Bishops’ council for  prisoners overseas welcomes passing of the Mutual Recognition of Custodial Sentences Bill

24 Feb 2023

  • “I believe that the Bill can form the basis for a workable prisoner transfer system” – Bishop Paul Dempsey

The Irish Council for Prisoners Overseas (ICPO), a pastoral outreach established by the Catholic Bishops of Ireland, has today welcomed the passage of the Criminal Justice (Mutual Recognition of Custodial Sentences) Bill 2021 through the Oireachtas this week. 

Bishop Paul Dempsey, chairperson of the ICPO, said, “while we have reservations regarding some provisions of the Bill, and know that it won’t assist everyone interested in applying for repatriation, we believe that it can form the basis for a workable prisoner transfer system.”

Bishop Dempsey continued “This is long overdue, it is now almost seven years since the last Irish prisoner was transferred to serve out their sentence in Ireland.  In recent years, the transfer process has been beset by delays, with applications often taking several years to be processed.  It is widely recognised that serving a sentence close to family, and other social supports, facilitates rehabilitation.  This context not only benefits prisoners but also their families and wider society.”

The number of Irish prisoners seeking to apply to serve their sentence in an Irish prison each year is small, with 154 prisoners having been transferred since the scheme began in 1996.  In order for this legislation to fulfil its purpose and facilitate the transfer of those Irish prisoners who wish to return and serve their sentence here, the following conditions must also be met:

  • The Irish Prison Service (IPS) and other agencies involved in processing applications must be properly resourced to enable them to fulfil their functions in an expeditious manner.  The Probation Service and any other agencies involved in the supervision of transferred prisoners released on conditional release must also be appropriately resourced;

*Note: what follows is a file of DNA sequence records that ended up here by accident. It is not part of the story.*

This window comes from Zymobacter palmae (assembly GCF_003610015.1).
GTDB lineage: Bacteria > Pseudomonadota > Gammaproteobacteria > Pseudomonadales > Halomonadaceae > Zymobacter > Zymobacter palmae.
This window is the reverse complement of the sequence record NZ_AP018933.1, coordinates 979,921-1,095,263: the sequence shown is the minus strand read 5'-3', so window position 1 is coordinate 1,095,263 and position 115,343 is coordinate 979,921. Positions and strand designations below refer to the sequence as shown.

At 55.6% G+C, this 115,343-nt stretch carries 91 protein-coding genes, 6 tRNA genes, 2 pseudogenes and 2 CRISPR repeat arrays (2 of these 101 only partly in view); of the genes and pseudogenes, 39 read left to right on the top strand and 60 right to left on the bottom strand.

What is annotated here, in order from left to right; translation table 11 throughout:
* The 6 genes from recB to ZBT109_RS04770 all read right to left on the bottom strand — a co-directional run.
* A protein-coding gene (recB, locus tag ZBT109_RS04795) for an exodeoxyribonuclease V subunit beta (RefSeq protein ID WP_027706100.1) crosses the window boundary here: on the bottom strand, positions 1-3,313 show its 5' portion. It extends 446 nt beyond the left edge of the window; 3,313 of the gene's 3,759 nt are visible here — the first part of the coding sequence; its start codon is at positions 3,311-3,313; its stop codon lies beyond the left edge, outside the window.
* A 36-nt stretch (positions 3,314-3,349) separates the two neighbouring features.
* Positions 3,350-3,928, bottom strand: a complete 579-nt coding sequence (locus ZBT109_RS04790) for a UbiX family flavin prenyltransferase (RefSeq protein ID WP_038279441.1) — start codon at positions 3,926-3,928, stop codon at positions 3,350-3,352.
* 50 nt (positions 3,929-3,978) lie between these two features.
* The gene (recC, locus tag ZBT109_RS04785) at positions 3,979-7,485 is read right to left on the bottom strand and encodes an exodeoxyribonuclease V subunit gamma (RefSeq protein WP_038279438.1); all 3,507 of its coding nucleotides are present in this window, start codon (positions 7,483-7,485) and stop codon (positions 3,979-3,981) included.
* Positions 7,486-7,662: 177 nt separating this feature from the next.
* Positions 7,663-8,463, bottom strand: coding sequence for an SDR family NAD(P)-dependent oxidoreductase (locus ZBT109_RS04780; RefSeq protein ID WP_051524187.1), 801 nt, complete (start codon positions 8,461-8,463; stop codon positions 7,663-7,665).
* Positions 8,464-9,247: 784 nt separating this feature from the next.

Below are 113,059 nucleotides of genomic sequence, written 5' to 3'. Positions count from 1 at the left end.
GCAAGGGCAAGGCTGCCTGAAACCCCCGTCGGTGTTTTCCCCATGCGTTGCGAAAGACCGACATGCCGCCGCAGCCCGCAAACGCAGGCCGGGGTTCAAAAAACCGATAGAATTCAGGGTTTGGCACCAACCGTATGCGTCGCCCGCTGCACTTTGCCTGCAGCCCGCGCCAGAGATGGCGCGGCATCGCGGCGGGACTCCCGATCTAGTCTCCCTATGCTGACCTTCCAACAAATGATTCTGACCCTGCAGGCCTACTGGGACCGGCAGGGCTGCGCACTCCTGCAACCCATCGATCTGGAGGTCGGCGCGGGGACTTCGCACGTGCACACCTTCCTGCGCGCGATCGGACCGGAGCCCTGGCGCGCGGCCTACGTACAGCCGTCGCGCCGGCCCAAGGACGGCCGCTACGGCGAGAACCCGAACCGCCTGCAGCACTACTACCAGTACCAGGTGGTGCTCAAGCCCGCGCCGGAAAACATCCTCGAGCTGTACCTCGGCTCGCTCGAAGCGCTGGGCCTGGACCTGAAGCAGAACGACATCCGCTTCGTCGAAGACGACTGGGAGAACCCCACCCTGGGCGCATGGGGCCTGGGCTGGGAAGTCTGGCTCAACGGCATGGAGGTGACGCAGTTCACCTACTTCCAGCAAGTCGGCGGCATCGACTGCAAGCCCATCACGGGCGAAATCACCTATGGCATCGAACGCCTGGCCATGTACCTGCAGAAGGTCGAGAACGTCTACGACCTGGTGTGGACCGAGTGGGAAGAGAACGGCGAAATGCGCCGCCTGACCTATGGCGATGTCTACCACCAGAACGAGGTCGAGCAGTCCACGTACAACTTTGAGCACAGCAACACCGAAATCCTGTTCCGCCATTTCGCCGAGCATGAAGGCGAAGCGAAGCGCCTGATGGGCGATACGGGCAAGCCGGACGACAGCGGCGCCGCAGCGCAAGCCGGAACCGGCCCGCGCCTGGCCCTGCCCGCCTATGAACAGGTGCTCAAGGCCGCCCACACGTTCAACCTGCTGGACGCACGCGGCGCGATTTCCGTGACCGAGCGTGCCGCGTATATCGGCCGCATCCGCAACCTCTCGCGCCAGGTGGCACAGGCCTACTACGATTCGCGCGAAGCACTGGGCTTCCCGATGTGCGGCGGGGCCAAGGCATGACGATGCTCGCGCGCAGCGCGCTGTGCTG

• All sections of the legislation must be commenced without delay to ensure that Irish prisoners in certain jurisdictions including the UK are not deprived of the opportunity to apply to transfer;
  • The provisions of the legislation are complex and technical and it is essential that prisoners are given timely and detailed information regarding the consequences of any transfer, particularly regarding any additional time to be spent in custody;
  • The legislation should be applied in a consistent manner and where individuals would be automatically due for (conditional) release at a certain period of their sentence in the sentencing country, this would be adhered to in Ireland except in exceptional cases; and,
  • The legislation will not apply to certain type of sentences including where a tariff (minimum period) must be served.  We welcome the commitment of the Minister for Justice to revisit this should tariffs be introduced subsequently in this jurisdiction.


Notes for Editors

  • Bishop Paul Dempsey is Bishop of Achonry and chairperson of the Irish Council for Prisoners Overseas of the Irish Catholic Bishops’ Conference.
  • The Irish Council for Prisoners Overseas is a pastoral outreach established by the Catholic Bishops of Ireland in 1985. The ICPO works with in excess of one thousand Irish people who are in prisons in thirty-three countries around the world.
  • The ICPO has worked with Irish prisoners repatriating to Ireland since transfers began in 1995 and has considerable experience in monitoring these applications with the cooperation of the Irish Prison Service and the Department of Justice. 
  • ICPO wishes to acknowledge the constructive engagement of Department of Justice officials with ICPO over the last 18 months and for their commitment to passing legislation that will, we hope, prove a fair and workable process.